The Spacebit Engineering Challenge
Contribute to the development of a four-legged walking rover that is set to fly to the Moon with NASA in 2021 and 2022.
The Spacebit Engineering Challenge enables engineers around the world to contribute to the development of “Asagumo 2.0”, a four-legged walking rover that is set to fly to the Moon with the NASA Commercial Lunar Payload Services (CLPS) program in 2021 and 2022.
Spacebit is a UK-based space startup developing space robotic technology and space data analytics tools for space exploration that includes advanced micro robotics and Artificial Intelligence (AI). Their approach to engineering is to deliver competitive cost solutions for the exploration of celestial bodies.
Spacebit's goal is to create new opportunities for industry, academia, and government, advancing the future development of a new infrastructure and commercial resource exploration ‘offworld’ - beginning with the Moon.
The company's micro-rover technologies and rover deployment systems are designed to carry scientific payloads in support of the Artemis Program space exploration and research goals. Spacebit is the only commercial company to secure two consecutive NASA Commercial Lunar Payload Services (CLPS) delivery missions to the Moon in 2021. Spacebit is one of the first commercial lunar companies that plans to fly on every NASA CLPS delivery on the market.
Future versions of the rover would be sent to explore tubular cave structures – subsurface tunnels, believed to have been formed by ancient basaltic lava flows – to see if they are viable locations in which to build future lunar habitats for human presence on the moon.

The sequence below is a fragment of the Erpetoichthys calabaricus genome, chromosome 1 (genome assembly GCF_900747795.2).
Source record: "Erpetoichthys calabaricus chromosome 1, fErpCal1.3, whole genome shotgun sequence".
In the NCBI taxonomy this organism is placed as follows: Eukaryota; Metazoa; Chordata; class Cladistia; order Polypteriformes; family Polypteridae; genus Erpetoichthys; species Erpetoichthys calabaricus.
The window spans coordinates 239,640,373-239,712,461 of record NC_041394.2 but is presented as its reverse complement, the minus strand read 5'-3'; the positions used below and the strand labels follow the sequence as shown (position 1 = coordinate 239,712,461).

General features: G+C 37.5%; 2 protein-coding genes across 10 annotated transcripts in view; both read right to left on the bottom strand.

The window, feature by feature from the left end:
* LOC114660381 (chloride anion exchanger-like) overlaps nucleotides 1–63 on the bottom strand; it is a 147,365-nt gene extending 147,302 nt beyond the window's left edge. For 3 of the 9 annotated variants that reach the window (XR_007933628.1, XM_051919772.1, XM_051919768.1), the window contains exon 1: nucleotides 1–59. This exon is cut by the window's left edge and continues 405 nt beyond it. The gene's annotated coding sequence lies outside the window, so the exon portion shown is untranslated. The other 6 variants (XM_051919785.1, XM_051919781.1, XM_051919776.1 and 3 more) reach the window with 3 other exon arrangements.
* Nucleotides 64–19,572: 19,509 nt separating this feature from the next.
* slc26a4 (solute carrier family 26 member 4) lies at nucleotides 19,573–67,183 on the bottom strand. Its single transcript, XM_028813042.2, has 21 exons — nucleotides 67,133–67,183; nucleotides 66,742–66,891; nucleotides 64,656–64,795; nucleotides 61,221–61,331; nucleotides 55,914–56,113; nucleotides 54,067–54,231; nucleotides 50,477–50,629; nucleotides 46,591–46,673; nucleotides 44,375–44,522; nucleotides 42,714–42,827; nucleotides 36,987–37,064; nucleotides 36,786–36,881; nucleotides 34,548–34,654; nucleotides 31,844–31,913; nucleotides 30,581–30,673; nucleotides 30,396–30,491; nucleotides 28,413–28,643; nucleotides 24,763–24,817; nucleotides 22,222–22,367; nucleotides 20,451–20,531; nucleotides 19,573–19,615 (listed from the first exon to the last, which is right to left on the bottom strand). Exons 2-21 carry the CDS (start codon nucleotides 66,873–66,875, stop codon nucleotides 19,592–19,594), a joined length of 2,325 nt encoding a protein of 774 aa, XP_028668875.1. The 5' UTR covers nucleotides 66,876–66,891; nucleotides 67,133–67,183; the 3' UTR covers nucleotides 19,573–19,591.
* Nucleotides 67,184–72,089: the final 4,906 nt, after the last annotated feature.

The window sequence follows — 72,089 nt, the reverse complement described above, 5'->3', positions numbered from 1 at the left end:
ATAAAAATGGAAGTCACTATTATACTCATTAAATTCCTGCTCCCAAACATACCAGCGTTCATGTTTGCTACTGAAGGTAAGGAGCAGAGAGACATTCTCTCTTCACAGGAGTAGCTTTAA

Contribute and get your name on the Moon
Over the next several weeks Spacebit will invite the Wevolver community in an open format, for inputs and ideas on various engineering challenges as they develop new rover designs and technologies for space-based applications, beginning with the Moon. The technical feedback will be used to help improve and iterate Spacebit’s technology.
The engineering inputs will be assessed and the most valuable contributors will be rewarded by having their name engraved on the Asagumo rover before it launches on its maiden journey to the Moon. Additionally, the winning engineer will be invited to the control room in the UK or US; or, participate in Spacebit’s remote Robotic Operations & Control Center (ROCC).
Asagumo is a semi-autonomous micro rover built on a single-unit CubeSat frame, usually used for micro satellites. The rover weighs just 1.3 kilograms, is solar-powered and instead of wheels or tracks, is equipped with four spider-like legs. Mission 1 is a tech demo mission where Asagumo is equipped with sensors and camera technology; the rover will attempt to walk for ≤10 meters on the lunar surface, sending data back to Earth. The goal is to eventually explore the moon’s subsurface through the labyrinth of lunar lava tubes and caves. Because of its four legs rather than wheels or tracks, the rover has an advantageous design to explore parts of the Moon other rovers cannot reach.
How to contribute?
Joining the discussion is simple. On Wevolver's social media channels, we will share regular updates regarding the progress of the project. Spacebit will ask for feedback on engineering challenges they have on which you can comment and engage with. To make sure you stay in the loop, follow their company profile on Wevolver.
We're excited to see your feedback, and look forward to seeing the first Wevolver community member inscribed on the Moon!